Pushkin Vertigo | 4 August 2022 | 336 pgs
Translated from the Chinese by Michelle Deeter
To begin with, this book was surprisingly a good read despite the darkness surrounding it. Set in Ningbo, China, this story revolves around three children and how a chance incident set a chain of events that would alter their lives thereafter.
The book opens with Zhang Dongsheng bringing his in-laws to a sightseeing site where he pushes them off the mountain. His relationship with them has always been somewhat strained considering of the difference of their background. His marriage has also turned rocky due to accumulated negative emotions (and his wife as well) and his purpose of staying civil to his in-laws is because they're wealthy, until the idea of murder struck his mind. He thought he's got off scot-free, but little did he know that his actions have been caught on camera by a trio of friends who just happened to take pictures nearby.
14-year-old Zhu Chaoyang is a quiet boy and a whiz at math. Being the only son in a single parent family, he's grown up to be independent and sensible. An outcast in school, he's recently find some joy in his life after Ding Hao, a former schoolmate, reacquainted with him alongside with an orphaned girl, Pupu, whom Ding Hao knew from the same children's home. Both of them are runaways and Chaoyang allow them to stay with him since his mother's working place is far and she's rarely at home. Their simple life becomes complicated and harrowing after they witnessed a murder which they'd captured on camera. What follows is a no return path which no one, including the reader, would ever imagine until the finale that will lead you questioning the outcome.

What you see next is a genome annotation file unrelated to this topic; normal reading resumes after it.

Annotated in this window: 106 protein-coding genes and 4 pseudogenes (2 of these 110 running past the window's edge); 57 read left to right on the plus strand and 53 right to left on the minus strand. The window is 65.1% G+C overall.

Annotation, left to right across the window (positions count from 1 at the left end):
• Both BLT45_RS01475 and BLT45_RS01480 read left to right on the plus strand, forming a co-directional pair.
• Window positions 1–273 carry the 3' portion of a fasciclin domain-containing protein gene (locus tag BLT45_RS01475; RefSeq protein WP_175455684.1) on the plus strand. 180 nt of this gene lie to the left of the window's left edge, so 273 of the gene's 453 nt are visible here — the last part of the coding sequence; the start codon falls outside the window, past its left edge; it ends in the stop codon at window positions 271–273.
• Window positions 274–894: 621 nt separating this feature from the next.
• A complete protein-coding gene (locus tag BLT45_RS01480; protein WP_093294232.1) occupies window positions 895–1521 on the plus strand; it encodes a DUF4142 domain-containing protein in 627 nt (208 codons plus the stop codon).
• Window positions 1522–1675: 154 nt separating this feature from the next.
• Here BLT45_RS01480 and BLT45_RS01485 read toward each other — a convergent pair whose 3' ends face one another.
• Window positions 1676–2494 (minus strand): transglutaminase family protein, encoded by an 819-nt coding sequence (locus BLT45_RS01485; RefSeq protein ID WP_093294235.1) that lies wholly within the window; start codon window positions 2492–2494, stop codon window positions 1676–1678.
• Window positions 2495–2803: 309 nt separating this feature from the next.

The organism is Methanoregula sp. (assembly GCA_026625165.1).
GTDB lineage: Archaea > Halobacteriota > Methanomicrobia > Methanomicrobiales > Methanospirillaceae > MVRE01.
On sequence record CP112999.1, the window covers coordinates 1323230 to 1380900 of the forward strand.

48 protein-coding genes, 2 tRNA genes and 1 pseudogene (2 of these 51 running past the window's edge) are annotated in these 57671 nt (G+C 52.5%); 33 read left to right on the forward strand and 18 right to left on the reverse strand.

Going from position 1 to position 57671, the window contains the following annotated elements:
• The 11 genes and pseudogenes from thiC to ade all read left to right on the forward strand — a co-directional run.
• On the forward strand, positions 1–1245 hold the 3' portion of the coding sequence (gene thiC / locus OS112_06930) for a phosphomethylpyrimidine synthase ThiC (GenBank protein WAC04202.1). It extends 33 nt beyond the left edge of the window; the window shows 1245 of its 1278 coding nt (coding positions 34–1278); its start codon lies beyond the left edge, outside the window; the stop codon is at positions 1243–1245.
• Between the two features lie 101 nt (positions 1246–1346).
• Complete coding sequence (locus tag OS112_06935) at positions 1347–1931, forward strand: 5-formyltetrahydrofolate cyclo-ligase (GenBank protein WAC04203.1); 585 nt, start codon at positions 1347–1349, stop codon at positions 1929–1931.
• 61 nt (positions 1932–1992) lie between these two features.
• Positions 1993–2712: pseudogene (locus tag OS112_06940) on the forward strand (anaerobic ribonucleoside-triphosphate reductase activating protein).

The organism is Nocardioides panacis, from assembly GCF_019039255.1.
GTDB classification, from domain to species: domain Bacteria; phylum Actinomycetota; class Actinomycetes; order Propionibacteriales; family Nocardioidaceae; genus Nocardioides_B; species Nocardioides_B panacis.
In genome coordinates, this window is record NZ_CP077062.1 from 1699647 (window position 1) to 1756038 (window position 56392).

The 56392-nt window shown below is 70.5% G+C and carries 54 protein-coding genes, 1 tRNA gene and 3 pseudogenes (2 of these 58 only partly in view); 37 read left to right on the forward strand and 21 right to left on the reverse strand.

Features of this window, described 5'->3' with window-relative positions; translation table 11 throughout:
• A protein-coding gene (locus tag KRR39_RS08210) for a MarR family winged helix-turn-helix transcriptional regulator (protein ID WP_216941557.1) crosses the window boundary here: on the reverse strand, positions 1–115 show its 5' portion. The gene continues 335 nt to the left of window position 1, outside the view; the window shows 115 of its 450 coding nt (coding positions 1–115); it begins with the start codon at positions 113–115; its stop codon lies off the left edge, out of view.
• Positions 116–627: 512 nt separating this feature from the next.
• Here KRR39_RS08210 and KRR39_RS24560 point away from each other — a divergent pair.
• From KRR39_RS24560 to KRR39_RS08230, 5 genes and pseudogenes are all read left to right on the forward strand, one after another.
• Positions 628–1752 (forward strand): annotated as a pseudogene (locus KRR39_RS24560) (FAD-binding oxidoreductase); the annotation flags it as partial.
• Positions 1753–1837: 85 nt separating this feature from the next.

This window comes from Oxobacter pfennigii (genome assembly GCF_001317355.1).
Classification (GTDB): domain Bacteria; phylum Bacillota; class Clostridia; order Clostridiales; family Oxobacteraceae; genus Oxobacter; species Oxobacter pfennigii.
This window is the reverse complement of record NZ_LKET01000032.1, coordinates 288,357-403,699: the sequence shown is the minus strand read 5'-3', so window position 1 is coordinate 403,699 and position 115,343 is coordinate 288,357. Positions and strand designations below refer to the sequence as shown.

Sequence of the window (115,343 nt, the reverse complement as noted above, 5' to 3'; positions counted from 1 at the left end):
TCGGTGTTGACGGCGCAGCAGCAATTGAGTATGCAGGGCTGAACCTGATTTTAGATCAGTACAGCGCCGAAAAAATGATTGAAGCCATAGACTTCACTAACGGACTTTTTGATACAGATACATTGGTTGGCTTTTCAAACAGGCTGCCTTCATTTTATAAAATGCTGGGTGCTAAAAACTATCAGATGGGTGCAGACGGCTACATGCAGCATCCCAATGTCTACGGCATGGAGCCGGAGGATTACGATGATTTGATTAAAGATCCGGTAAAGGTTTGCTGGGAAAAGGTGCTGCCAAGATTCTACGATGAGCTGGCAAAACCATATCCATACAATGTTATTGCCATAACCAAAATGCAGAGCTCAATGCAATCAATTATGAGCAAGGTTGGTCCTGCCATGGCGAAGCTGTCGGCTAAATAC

This is a multilayered suspense that is best read without knowing too much from the beginning. My above summary only covers half of the story as so many things have changed and transpired after these characters meet and their exchanges develop to something dark and sinister. The prose was simple and read easily; and there's a good balance between the characters developments and the plot so it was a fast-paced read to me (This would definitely make a good fit for bookclubs and buddy read discussions.) Also, I always find pleasure in reading translated works not only for the diversity but also the exploration of new-to-me authors, which is the case for me with this book. I hope there'll be more translated works of this author in future.
Note: There's a TV series of this book and it has received rave reviews from audience in China and abroad as well.
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